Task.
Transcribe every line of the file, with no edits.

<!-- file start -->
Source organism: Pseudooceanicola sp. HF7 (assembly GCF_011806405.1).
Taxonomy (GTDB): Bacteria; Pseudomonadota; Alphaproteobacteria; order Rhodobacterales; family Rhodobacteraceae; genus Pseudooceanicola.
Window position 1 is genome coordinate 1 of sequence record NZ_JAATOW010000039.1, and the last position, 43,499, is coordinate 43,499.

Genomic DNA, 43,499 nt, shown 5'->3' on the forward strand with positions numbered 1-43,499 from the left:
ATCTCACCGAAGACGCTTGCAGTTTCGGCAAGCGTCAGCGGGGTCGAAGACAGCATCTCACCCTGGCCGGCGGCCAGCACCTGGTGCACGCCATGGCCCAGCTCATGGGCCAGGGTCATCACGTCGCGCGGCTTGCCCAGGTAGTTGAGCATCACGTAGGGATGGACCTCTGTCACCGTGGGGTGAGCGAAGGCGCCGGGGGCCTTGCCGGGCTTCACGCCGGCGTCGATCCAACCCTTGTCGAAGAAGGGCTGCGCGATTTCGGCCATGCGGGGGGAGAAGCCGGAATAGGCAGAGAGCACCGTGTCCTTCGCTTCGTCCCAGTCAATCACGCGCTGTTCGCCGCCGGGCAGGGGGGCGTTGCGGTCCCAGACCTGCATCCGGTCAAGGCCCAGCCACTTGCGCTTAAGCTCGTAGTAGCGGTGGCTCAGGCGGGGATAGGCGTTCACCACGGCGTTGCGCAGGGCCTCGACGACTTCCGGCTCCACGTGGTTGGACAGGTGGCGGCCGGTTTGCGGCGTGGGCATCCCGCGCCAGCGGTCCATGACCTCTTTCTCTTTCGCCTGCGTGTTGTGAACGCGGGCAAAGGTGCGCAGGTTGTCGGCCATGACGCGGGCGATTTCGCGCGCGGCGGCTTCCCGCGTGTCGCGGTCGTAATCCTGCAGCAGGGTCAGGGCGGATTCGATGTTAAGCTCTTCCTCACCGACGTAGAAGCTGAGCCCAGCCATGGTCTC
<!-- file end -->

Source organism: Pseudooceanicola sp. HF7 (assembly GCF_011806405.1).
Taxonomy (GTDB): Bacteria; Pseudomonadota; Alphaproteobacteria; order Rhodobacterales; family Rhodobacteraceae; genus Pseudooceanicola.
Window position 1 is genome coordinate 1 of sequence record NZ_JAATOW010000039.1, and the last position, 43,499, is coordinate 43,499.

Genomic DNA, 43,499 nt, shown 5'->3' on the forward strand with positions numbered 1-43,499 from the left:
ATCTCACCGAAGACGCTTGCAGTTTCGGCAAGCGTCAGCGGGGTCGAAGACAGCATCTCACCCTGGCCGGCGGCCAGCACCTGGTGCACGCCATGGCCCAGCTCATGGGCCAGGGTCATCACGTCGCGCGGCTTGCCCAGGTAGTTGAGCATCACGTAGGGATGGACCTCTGTCACCGTGGGGTGAGCGAAGGCGCCGGGGGCCTTGCCGGGCTTCACGCCGGCGTCGATCCAACCCTTGTCGAAGAAGGGCTGCGCGATTTCGGCCATGCGGGGGGAGAAGCCGGAATAGGCAGAGAGCACCGTGTCCTTCGCTTCGTCCCAGTCAATCACGCGCTGTTCGCCGCCGGGCAGGGGGGCGTTGCGGTCCCAGACCTGCATCCGGTCAAGGCCCAGCCACTTGCGCTTAAGCTCGTAGTAGCGGTGGCTCAGGCGGGGATAGGCGTTCACCACGGCGTTGCGCAGGGCCTCGACGACTTCCGGCTCCACGTGGTTGGACAGGTGGCGGCCGGTTTGCGGCGTGGGCATCCCGCGCCAGCGGTCCATGACCTCTTTCTCTTTCGCCTGCGTGTTGTGAACGCGGGCAAAGGTGCGCAGGTTGTCGGCCATGACGCGGGCGATTTCGCGCGCGGCGGCTTCCCGCGTGTCGCGGTCGTAATCCTGCAGCAGGGTCAGGGCGGATTCGATGTTAAGCTCTTCCTCACCGACGTAGAAGCTGAGCCCAGCCATGGTCTC